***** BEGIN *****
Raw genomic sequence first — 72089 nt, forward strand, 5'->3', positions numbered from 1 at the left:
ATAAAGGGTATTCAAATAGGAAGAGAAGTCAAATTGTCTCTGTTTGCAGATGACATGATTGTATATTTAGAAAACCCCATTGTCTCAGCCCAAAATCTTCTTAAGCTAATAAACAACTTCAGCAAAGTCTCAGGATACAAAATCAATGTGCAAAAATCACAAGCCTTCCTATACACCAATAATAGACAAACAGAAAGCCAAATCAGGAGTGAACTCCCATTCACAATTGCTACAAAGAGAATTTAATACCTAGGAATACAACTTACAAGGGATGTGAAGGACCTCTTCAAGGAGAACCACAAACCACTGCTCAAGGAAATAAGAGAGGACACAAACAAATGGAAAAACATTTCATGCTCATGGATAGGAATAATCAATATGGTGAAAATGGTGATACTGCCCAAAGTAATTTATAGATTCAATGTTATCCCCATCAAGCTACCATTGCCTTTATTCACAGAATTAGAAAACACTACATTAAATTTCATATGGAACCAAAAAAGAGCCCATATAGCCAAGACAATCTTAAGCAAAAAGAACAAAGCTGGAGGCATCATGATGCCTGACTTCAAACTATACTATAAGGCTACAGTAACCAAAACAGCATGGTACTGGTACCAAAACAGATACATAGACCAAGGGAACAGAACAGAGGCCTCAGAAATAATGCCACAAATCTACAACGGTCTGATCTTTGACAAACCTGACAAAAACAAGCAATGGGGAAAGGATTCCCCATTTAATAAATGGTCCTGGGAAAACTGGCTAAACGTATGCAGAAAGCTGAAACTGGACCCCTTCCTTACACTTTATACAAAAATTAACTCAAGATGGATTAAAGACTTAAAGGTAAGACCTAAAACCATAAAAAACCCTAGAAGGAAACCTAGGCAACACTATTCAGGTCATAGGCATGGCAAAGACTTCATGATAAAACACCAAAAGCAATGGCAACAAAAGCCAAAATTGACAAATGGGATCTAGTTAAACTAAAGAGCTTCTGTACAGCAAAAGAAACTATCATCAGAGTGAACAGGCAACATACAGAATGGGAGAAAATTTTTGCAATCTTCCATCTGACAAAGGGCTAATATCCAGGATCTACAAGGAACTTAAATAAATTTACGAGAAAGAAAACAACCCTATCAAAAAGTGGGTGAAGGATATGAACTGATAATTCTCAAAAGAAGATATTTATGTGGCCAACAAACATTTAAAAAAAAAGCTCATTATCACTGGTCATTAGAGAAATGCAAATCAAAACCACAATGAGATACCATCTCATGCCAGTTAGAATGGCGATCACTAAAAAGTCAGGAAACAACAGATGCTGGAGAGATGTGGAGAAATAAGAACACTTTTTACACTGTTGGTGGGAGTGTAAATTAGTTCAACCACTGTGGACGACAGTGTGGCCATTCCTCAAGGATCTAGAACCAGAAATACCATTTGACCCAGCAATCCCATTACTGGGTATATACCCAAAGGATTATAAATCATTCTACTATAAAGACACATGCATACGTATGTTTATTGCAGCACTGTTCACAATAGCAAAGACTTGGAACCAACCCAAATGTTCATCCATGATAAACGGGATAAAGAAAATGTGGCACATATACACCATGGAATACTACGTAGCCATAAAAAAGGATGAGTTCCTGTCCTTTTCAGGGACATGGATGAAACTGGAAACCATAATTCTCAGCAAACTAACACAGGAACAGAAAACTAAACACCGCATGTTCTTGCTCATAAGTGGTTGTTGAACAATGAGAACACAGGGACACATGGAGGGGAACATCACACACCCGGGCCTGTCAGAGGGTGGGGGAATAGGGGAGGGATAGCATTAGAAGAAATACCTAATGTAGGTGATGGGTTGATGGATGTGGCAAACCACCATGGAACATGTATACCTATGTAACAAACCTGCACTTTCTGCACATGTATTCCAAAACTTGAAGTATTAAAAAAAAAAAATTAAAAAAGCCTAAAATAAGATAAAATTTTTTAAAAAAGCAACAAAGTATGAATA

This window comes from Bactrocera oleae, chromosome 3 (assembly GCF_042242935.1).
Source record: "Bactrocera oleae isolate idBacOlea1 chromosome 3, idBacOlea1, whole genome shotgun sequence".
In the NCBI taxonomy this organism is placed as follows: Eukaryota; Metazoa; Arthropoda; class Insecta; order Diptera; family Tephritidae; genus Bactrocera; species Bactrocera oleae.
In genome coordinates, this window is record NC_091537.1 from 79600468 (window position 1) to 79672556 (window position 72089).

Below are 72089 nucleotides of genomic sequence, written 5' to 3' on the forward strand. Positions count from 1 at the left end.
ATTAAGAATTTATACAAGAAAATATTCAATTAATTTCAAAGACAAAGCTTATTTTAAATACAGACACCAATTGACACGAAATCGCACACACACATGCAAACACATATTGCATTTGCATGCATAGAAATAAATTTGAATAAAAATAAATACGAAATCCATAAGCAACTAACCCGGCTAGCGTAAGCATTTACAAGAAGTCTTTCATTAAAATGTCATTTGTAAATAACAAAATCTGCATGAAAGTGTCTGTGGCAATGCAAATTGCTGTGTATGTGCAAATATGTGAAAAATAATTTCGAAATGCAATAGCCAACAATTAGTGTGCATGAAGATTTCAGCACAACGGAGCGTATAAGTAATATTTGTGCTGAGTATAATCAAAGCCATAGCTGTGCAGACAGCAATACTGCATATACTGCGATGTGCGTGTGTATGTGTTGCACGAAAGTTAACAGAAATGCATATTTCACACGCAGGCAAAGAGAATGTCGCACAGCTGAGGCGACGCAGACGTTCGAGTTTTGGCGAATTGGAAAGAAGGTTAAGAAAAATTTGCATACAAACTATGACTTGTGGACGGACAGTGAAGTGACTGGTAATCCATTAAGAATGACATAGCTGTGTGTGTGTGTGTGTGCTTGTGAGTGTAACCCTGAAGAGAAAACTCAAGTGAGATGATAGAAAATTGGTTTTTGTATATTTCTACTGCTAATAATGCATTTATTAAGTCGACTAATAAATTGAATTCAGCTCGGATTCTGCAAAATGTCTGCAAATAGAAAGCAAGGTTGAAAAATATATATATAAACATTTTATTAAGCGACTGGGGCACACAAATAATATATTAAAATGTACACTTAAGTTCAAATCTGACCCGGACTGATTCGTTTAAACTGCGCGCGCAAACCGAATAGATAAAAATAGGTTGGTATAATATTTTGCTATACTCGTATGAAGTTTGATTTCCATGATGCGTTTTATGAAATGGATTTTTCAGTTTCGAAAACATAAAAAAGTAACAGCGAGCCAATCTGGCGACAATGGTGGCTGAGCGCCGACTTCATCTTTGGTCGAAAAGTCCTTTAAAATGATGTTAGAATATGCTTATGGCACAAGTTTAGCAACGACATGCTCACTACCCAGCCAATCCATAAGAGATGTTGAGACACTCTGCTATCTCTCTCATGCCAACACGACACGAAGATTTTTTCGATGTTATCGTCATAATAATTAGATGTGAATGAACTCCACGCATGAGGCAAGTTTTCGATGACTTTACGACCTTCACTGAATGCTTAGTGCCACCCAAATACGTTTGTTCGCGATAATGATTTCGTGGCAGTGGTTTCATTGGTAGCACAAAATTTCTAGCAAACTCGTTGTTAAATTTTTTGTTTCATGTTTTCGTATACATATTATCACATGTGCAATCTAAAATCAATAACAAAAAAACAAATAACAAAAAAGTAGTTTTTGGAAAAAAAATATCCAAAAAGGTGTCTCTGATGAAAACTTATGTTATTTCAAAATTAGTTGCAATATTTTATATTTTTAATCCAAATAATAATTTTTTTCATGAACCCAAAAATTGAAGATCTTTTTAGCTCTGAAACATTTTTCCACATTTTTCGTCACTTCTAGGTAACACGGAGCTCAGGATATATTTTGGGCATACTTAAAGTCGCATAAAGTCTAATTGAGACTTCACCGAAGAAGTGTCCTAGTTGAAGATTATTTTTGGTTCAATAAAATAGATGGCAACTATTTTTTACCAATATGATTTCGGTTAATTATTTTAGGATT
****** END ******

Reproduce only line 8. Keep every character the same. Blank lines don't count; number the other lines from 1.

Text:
ATTAAGAATTTATACAAGAAAATATTCAATTAATTTCAAAGACAAAGCTTATTTTAAATACAGACACCAATTGACACGAAATCGCACACACACATGCAAACACATATTGCATTTGCATGCATAGAAATAAATTTGAATAAAAATAAATACGAAATCCATAAGCAACTAACCCGGCTAGCGTAAGCATTTACAAGAAGTCTTTCATTAAAATGTCATTTGTAAATAACAAAATCTGCATGAAAGTGTCTGTGGCAATGCAAATTGCTGTGTATGTGCAAATATGTGAAAAATAATTTCGAAATGCAATAGCCAACAATTAGTGTGCATGAAGATTTCAGCACAACGGAGCGTATAAGTAATATTTGTGCTGAGTATAATCAAAGCCATAGCTGTGCAGACAGCAATACTGCATATACTGCGATGTGCGTGTGTATGTGTTGCACGAAAGTTAACAGAAATGCATATTTCACACGCAGGCAAAGAGAATGTCGCACAGCTGAGGCGACGCAGACGTTCGAGTTTTGGCGAATTGGAAAGAAGGTTAAGAAAAATTTGCATACAAACTATGACTTGTGGACGGACAGTGAAGTGACTGGTAATCCATTAAGAATGACATAGCTGTGTGTGTGTGTGTGTGCTTGTGAGTGTAACCCTGAAGAGAAAACTCAAGTGAGATGATAGAAAATTGGTTTTTGTATATTTCTACTGCTAATAATGCATTTATTAAGTCGACTAATAAATTGAATTCAGCTCGGATTCTGCAAAATGTCTGCAAATAGAAAGCAAGGTTGAAAAATATATATATAAACATTTTATTAAGCGACTGGGGCACACAAATAATATATTAAAATGTACACTTAAGTTCAAATCTGACCCGGACTGATTCGTTTAAACTGCGCGCGCAAACCGAATAGATAAAAATAGGTTGGTATAATATTTTGCTATACTCGTATGAAGTTTGATTTCCATGATGCGTTTTATGAAATGGATTTTTCAGTTTCGAAAACATAAAAAAGTAACAGCGAGCCAATCTGGCGACAATGGTGGCTGAGCGCCGACTTCATCTTTGGTCGAAAAGTCCTTTAAAATGATGTTAGAATATGCTTATGGCACAAGTTTAGCAACGACATGCTCACTACCCAGCCAATCCATAAGAGATGTTGAGACACTCTGCTATCTCTCTCATGCCAACACGACACGAAGATTTTTTCGATGTTATCGTCATAATAATTAGATGTGAATGAACTCCACGCATGAGGCAAGTTTTCGATGACTTTACGACCTTCACTGAATGCTTAGTGCCACCCAAATACGTTTGTTCGCGATAATGATTTCGTGGCAGTGGTTTCATTGGTAGCACAAAATTTCTAGCAAACTCGTTGTTAAATTTTTTGTTTCATGTTTTCGTATACATATTATCACATGTGCAATCTAAAATCAATAACAAAAAAACAAATAACAAAAAAGTAGTTTTTGGAAAAAAAATATCCAAAAAGGTGTCTCTGATGAAAACTTATGTTATTTCAAAATTAGTTGCAATATTTTATATTTTTAATCCAAATAATAATTTTTTTCATGAACCCAAAAATTGAAGATCTTTTTAGCTCTGAAACATTTTTCCACATTTTTCGTCACTTCTAGGTAACACGGAGCTCAGGATATATTTTGGGCATACTTAAAGTCGCATAAAGTCTAATTGAGACTTCACCGAAGAAGTGTCCTAGTTGAAGATTATTTTTGGTTCAATAAAATAGATGGCAACTATTTTTTACCAATATGATTTCGGTTAATTATTTTAGGATT